The Utah Attorney General's Office said in a court filing that a man suing the state does not have the constitutional right to marry his laptop computer. Photo by PublicDomainPictures/Pixabay.com
June 1 (UPI) -- The Utah Attorney General's Office said in a court filing that a man suing the state has no constitutional right to marry his laptop computer.
Chris Sevier filed a lawsuit against the state of Utah arguing that he should be allowed to marry his laptop computer, according to Fox 13 Salt Lake City, due to the legalization of same-sex marriage.
The lawsuit, which names Gov. Gary Herbert, Attorney General Sean Reyes, and Utah County Clerk Bryan Thompson, was recently changed to include plaintiffs John Gunter Jr. and Whitney Kohl, who seek the right to enter into a polygamous marriage.
Sevier, who is acting as his own attorney, has filed similar suits outside of Utah. He is barred from practicing law in Tennessee.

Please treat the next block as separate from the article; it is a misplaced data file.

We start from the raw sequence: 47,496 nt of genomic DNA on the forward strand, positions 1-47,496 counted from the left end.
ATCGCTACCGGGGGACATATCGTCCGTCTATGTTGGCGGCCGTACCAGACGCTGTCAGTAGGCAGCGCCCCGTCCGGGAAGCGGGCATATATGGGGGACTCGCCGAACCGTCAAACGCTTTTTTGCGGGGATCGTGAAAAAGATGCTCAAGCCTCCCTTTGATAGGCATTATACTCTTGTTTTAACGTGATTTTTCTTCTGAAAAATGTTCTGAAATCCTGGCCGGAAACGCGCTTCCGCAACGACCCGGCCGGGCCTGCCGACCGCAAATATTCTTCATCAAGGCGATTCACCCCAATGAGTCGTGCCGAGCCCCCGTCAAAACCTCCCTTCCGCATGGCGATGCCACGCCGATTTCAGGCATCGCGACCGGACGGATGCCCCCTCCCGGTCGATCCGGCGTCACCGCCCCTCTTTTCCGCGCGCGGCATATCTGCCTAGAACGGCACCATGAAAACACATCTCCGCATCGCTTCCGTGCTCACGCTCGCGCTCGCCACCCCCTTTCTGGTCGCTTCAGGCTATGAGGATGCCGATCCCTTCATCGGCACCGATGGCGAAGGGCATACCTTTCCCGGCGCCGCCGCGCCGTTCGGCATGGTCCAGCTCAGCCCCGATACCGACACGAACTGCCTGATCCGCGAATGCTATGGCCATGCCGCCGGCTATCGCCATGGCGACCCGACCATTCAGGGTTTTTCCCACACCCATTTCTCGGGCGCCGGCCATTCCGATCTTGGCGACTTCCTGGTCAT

"Plaintiffs contend that because the courts have recognized same-sex individuals' right to marry, this Court should further expand the right to marry to include unions between a person and a laptop computer and unions between multiple partners," assistant Utah Attorney General David Wolf wrote in a court filing obtained and published online by Fox 13 Salt Lake City.
"These claims are untenable as a matter of law because Plaintiffs lack standing to bring these claims and the right to marry has not been indefinitely expanded, nor should it be," Wolf wrote. "Simply put, marrying a laptop computer or multiple partners are not rights protected by the Constitution."
The attorney general's office, which is asking a judge to dismiss the suit so it can't be refiled again in the state, said Sevier's argument also fails to take into account that his laptop computer is unable to consent to the union.
"Furthermore, even if that were not the case, unless Sevier's computer has attained the age of fifteen it is too young to marry under Utah law," Wolf wrote.